Drummond, George

, an eminently patriotic and public-spirited magistrate of Edinburgh, was born June 27, 1687, and educated in that city, principally with a view to active life, in which he very soon maue a distinguished figure. On the accession of queen Anne, when he was of course very young, he assisted the committee appointed by the parliament of Scotland to settle the public accounts of the kingdom. Tn 1707 he was appointed accountant-general of the excise, and assisted, with indefatigable diligence, in putting the accounts of that important branch of the revenue into the same form and method with those in England. In 1710, the then total change of the ministry alarmed the friends of the house of Hanover, and these alarms increasing, in 1713, at a meeting of gentlemen who had formed a society for guarding the country against the designs of the pretender, Mr. Drummond proposed a plan, which was unanimously approved and carried into execution, by which a correspondence was established with every county in the kingdom, and arms imported from Holland, and put into the hands of the friends of liberty every where. In 1715, he gave the first notice to the ministry of the arrival of the earl of Mar, was honoured with the command of a company of volunteers that was raised by the friends of government on that occasion, and was attendant on the duke of Argyle, during his residence in Scotland till the rebellion was extinguished. He assisted at the battle of Sheriffmuir, and dispatched to the magistrates of Edinburgh the earliest notice of Argyle’s victory, in a letter which he dated from the field on horseback. In 1717 he was elected a member of the corporation of Edinburgh, and discharged all the intermediate offices of magistracy until 1725, when he was elected lord provost, an office which he filled with the highest reputation and true dignity. To his indefatigable industry and perseverance it was chiefly owing, that the several professorships in the university were filled with men of the first abilities, and several new ones were founded, as that of chemistry, the theory and practice of physic, midwifery, the belles lettres, and rhetoric, by | which means Edinburgh arrived at the rank of one of the first schools in the kingdom, particularly for medicine.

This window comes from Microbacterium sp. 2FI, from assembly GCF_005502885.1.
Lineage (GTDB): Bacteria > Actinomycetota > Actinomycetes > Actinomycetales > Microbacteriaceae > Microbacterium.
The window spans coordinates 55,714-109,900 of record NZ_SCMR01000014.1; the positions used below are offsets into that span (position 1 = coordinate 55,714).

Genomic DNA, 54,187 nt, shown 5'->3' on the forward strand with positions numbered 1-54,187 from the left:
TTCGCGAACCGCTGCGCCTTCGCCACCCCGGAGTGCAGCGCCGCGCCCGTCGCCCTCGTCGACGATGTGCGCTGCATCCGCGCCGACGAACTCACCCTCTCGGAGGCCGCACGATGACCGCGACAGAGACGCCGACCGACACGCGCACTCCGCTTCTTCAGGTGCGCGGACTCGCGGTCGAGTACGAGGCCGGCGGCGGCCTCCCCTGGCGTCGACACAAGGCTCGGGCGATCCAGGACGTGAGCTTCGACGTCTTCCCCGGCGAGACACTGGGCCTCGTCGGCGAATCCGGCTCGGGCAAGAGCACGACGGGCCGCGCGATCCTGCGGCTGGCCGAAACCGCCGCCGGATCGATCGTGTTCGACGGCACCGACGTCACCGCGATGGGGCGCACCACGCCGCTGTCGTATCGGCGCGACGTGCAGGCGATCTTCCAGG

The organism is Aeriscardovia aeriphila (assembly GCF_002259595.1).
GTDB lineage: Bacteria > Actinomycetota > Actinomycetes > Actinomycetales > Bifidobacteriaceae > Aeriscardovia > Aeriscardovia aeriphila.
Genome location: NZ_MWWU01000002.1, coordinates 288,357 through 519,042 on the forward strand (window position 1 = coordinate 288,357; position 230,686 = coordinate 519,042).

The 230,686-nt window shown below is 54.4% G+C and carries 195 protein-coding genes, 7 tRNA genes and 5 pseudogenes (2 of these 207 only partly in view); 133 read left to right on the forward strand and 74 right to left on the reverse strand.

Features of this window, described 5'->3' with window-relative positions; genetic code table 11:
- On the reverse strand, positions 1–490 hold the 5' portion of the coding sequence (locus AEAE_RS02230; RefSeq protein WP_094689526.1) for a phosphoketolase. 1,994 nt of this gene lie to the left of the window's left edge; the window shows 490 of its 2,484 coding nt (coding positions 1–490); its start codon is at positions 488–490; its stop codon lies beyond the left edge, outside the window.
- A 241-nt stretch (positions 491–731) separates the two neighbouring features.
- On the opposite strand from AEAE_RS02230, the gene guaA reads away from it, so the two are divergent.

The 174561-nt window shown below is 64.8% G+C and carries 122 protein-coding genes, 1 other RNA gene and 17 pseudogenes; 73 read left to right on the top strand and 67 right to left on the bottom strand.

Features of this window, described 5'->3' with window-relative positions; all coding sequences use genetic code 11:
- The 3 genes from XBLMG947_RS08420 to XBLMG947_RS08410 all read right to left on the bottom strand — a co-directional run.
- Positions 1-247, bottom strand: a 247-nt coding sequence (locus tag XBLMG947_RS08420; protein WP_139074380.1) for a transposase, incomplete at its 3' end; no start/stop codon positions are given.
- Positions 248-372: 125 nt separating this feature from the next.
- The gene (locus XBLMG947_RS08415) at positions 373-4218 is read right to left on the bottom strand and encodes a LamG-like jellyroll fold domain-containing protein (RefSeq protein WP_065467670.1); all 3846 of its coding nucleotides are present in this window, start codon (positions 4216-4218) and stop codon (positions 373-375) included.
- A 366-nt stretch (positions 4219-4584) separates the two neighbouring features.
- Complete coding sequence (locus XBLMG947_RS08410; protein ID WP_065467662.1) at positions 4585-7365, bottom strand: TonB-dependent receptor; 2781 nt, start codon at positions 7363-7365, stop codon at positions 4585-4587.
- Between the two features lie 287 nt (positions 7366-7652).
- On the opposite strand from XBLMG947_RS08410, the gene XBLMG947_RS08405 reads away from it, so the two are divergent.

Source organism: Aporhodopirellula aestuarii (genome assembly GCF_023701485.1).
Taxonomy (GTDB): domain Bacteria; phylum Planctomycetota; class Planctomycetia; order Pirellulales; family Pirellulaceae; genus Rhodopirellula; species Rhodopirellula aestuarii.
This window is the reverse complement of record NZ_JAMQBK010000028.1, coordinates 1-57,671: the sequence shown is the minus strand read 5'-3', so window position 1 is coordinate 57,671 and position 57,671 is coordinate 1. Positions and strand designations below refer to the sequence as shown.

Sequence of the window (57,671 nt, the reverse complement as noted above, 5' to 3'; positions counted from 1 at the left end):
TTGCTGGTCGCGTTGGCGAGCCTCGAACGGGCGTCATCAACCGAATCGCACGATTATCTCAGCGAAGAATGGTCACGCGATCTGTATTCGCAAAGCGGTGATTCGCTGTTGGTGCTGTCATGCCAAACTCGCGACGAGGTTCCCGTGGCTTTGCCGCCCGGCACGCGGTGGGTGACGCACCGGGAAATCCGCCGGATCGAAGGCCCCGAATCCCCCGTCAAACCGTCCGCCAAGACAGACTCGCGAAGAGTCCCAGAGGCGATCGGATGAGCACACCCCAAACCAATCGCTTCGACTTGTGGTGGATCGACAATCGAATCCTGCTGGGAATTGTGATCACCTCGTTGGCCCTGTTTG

In October 17 ‘7 he was promoted to be one of the commissioners of the excise, an office which he retained during the remainder of his lite. In July 1727 he had been named one of the commissioners and trustees for improving fisheries and manufactures in Scotland, and, as connected with the city of Edinhurgh, he now became the principal agent in the patriotic institution of a public infirmary. By his exertions, accordingly, a charter was procured in August 1736, and the foundation-stone of the present building was laid on Aug. 2, ’738, and the edifice completed at the expence of 13,000l. a great part of which was subscribed by opulent individuals in consequence of his active solicitation.

In 1745, on the breaking out of the second rebellion, he exerted himself with his usual spirit and loyalty, in raising several companies of volunteers; and in endeavouring, though without success, to keep the rebels out of the city; and when that could not be accomplished, he joined sir John Cope at Dunbar, and was present at the unfortunate battle of Preston-pans, in which the king’s troops were defeated. After this action, he attended sir John Cope to Berwick, and remained with him during his stay there, procuring from time to time, from Edinburgh, intelligence of the motions of the rebels, which was communicated to the secretaries of state. The city was in possession of the rebels at the usual time of their annual election of magistrates this year. But when his majesty issued his royal warrant for a post election, Mr. Drummond was again chosen lord provost, which office he discharged so much to the satisfaction of his fellow-citizens, that he was afterwards four times re-elected, which is as often as the constitution of the city permits. Peace being restored, he began his farther improvements, by laying the foundationstone of the Exchange in 1753; and in October 1763, during his sixth provostship, he laid the first stone of the north bridge, which connects the new town of Edinburgh with the old. Mr Driunmond, after a life thus spent in eminent public services, died Nov. 4, 1766. 1


Gent. Mag. vol. XXXVI.—Stark’s Biog. Scotica.